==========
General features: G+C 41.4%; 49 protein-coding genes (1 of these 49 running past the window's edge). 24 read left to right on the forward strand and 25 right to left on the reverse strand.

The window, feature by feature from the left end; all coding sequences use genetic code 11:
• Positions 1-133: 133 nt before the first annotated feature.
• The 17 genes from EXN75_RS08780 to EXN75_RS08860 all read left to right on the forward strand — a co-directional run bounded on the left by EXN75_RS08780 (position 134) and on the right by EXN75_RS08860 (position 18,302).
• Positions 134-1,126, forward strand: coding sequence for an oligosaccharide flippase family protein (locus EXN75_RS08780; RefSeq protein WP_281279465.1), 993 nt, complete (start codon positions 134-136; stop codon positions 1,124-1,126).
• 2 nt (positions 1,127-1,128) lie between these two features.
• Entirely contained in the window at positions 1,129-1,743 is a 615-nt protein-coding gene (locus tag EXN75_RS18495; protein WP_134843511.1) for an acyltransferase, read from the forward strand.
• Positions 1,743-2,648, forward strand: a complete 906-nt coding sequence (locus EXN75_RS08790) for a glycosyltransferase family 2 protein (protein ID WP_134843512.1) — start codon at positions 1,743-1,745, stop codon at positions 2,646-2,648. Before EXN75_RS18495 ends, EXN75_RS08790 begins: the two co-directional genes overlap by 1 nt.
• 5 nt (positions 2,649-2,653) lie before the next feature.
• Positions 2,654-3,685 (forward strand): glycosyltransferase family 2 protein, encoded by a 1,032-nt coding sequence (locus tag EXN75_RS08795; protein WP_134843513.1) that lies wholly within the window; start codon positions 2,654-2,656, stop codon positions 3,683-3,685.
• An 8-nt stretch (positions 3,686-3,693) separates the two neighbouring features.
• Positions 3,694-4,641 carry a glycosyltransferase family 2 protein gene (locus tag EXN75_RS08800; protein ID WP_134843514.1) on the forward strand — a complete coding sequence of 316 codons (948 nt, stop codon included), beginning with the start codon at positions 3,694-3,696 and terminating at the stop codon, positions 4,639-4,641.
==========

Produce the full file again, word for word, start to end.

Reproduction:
General features: G+C 41.4%; 49 protein-coding genes (1 of these 49 running past the window's edge). 24 read left to right on the forward strand and 25 right to left on the reverse strand.

The window, feature by feature from the left end; all coding sequences use genetic code 11:
• Positions 1-133: 133 nt before the first annotated feature.
• The 17 genes from EXN75_RS08780 to EXN75_RS08860 all read left to right on the forward strand — a co-directional run bounded on the left by EXN75_RS08780 (position 134) and on the right by EXN75_RS08860 (position 18,302).
• Positions 134-1,126, forward strand: coding sequence for an oligosaccharide flippase family protein (locus EXN75_RS08780; RefSeq protein WP_281279465.1), 993 nt, complete (start codon positions 134-136; stop codon positions 1,124-1,126).
• 2 nt (positions 1,127-1,128) lie between these two features.
• Entirely contained in the window at positions 1,129-1,743 is a 615-nt protein-coding gene (locus tag EXN75_RS18495; protein WP_134843511.1) for an acyltransferase, read from the forward strand.
• Positions 1,743-2,648, forward strand: a complete 906-nt coding sequence (locus EXN75_RS08790) for a glycosyltransferase family 2 protein (protein ID WP_134843512.1) — start codon at positions 1,743-1,745, stop codon at positions 2,646-2,648. Before EXN75_RS18495 ends, EXN75_RS08790 begins: the two co-directional genes overlap by 1 nt.
• 5 nt (positions 2,649-2,653) lie before the next feature.
• Positions 2,654-3,685 (forward strand): glycosyltransferase family 2 protein, encoded by a 1,032-nt coding sequence (locus tag EXN75_RS08795; protein WP_134843513.1) that lies wholly within the window; start codon positions 2,654-2,656, stop codon positions 3,683-3,685.
• An 8-nt stretch (positions 3,686-3,693) separates the two neighbouring features.
• Positions 3,694-4,641 carry a glycosyltransferase family 2 protein gene (locus tag EXN75_RS08800; protein ID WP_134843514.1) on the forward strand — a complete coding sequence of 316 codons (948 nt, stop codon included), beginning with the start codon at positions 3,694-3,696 and terminating at the stop codon, positions 4,639-4,641.